Organizing Media files on Linux

Recently I was doing some cleanup on my Dropbox account, and I found that some folders (especially “Camera Uploads”) had like a million unorganized images and video files that were auto uploaded from my mobile phone and other devices. Unfortunately Dropbox doesn’t automatically organize these files in date folders or even gives you an option to do so. So I decided to write a script to organize the files myself in the Dropbox folder on my Linux Desktop. Below is a simple shell script that can do this.

This script moves the media files in date folders, which are created using the last modified date of the file. The script is also available on Github and uses exiftool to determine the last modified date. The exiftool can be installed on Ubuntu using the following command:

Clustering and Load balancing Tomcat servers

Tomcat is by far the most popular open source Java servlet container that can easily be scaled to ensure high availability. In this post I will show how easy it is to distribute and scale java web applications using tomcat clusters. In this example we will also use Apache web server to load balance the cluster.

Below is a simple setup of a cluster with two Tomcat 7 nodes with Apache web server 2.2 as a load balancer.

tccluster

Clustering

Load balanced clustering on tomcat is done in four simple steps:

1- Uniquely naming each node
2- Configure clustering in server.xml
3- Configure the session persistence in context.xml (Optional)
4- Enable distribution in the Java web application

The following configuration is done on each tomcat instance either running on the same machine or on separate virtual or physical servers. If multiple instances are running on the same machine then it should be ensured that each instance is listening on different ports.

Naming the tomcat nodes

The server node can be named by adding the jvmRoute element to the tomcat Engine as shown below. This node name is appended to the session id.

Configuring the cluster

Clustering can easily be enabled in tomcat by adding the following to the server.xml file

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This will also enable session replication on all tomcat nodes. Below is a detailed example that shows more options, including multicast and deployer configuration. See the tomcat documentation for more info.

Configuring session persistence (Optional)

Session persistence in configured in the context.xml file by defining a persistence manager. By default the session is persisted in-memory but optionally a disk or database storage can be also be configured. The example below shows how the session is persisted on the local disk using a session store.

Making the application distributable

The java web applications can be configured to run in a cluster by adding the following to application’s web.xml file.

Once all this configuration is done on each node, the servers will be running in a cluster with session replication enabled.

[turbo_widget widget-prefix=text&obj-class=WP_Widget_Text&widget-text–title=&widget-text–text=%3C!–+Post+Ad+–%3E%0A%3Cins+class%3D%22adsbygoogle%22%0A+++++style%3D%22display%3Ablock%22%0A+++++data-ad-client%3D%22ca-pub-4433761869744390%22%0A+++++data-ad-slot%3D%229020480262%22%0A+++++data-ad-format%3D%22auto%22%3E%3C%2Fins%3E%0A%3Cscript%3E%0A(adsbygoogle+%3D+window.adsbygoogle+%7C%7C+%5B%5D).push(%7B%7D)%3B%0A%3C%2Fscript%3E&widget-text–filter=false]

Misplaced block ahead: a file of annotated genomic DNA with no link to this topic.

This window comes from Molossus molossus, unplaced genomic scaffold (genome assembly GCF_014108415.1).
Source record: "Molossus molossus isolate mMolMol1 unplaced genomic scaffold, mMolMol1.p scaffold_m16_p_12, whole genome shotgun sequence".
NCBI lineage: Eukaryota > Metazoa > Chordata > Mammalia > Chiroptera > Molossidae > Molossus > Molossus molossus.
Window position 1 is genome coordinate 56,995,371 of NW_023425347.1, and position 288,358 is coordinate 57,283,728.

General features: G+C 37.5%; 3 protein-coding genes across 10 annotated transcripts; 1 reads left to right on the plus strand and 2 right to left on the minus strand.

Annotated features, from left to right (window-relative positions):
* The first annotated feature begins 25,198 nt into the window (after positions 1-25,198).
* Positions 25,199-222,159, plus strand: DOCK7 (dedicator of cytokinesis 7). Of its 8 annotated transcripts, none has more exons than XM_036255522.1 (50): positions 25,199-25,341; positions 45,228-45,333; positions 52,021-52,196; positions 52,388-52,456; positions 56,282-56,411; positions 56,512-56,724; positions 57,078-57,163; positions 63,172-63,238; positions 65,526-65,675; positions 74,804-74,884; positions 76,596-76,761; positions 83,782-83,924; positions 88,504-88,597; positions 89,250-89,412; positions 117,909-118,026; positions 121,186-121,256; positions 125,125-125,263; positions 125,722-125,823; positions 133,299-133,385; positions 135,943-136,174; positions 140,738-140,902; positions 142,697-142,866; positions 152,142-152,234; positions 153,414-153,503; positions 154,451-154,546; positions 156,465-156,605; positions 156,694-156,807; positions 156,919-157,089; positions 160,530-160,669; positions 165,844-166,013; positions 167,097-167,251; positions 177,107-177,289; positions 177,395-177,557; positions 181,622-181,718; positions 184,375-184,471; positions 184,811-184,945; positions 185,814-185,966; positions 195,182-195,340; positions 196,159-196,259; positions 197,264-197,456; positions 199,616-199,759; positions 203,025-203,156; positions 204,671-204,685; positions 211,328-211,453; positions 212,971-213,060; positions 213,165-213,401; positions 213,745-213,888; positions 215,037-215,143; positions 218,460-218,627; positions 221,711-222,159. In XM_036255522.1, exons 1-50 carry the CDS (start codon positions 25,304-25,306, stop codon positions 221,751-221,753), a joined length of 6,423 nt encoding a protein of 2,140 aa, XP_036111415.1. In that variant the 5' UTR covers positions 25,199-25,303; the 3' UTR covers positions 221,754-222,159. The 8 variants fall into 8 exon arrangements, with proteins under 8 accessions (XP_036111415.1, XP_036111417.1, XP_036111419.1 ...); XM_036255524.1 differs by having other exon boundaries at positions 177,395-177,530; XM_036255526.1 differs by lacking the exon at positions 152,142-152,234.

Load balancing the cluster

Now the next step is to configure load balancing to effectively use the scalable tomcat cluster and to ensure high availability. Meaning if one of the nodes, in the cluster, goes down, the application will still be available on the other node. And with session replication enabled the service and user experience will not be impacted.

In this example I am using Apache’s mod_proxy_ajp to load balance the two tomcat instances. The configuration is fairly simple and is added to the httpd.conf file. The example also shows how session sticky-ness is enabled. The loadfactor defines the weighted load that is applied on each node. The lbmethod configures the load balancing strategy, which can either be byrequests or bytraffic.

Note: mod_proxy_ajp is not the only way apache is used to load balance tomcat instances, the other commonly used methods are mod_jk and mod_proxy.

Demise of J2ME

Since the arrival of iOS and Android smartphones, J2ME has really faded into the background. And it is not because iOS and Android are better platforms, it is because J2ME didn’t evolve with the rapid technological growth of mobile devices. J2ME was originally intended for low-end devices, as a lightweight Java runtime and was very successful. But we haven’t seen any new enhancements to the platform for the commonly available new high-end mobile devices nowadays. There has been some maintenance releases here and there but no substantial improvements were seen in the platform. Some proposed enhancements are lying dormant in the neo-political and ever bureaucratic JCP. And since Oracle acquired Sun Microsystems, and started pushing their ADF platform for corporate mobile solutions, the future of J2ME is looking very bleak.

Noone has anything interesting to say about J2ME anymore and their market-share is gradually decreasing. It is hard to understand why J2ME has been orphaned, which once used to be the only real mobile platform supported by majority of phone vendors. The market did show some positive vital signs for J2ME, when the sales of iOS and Android went down last year, which had some people excited; it also showed that the platform might still have potential. But Oracle, for some strange reason, failed to capitalize on it.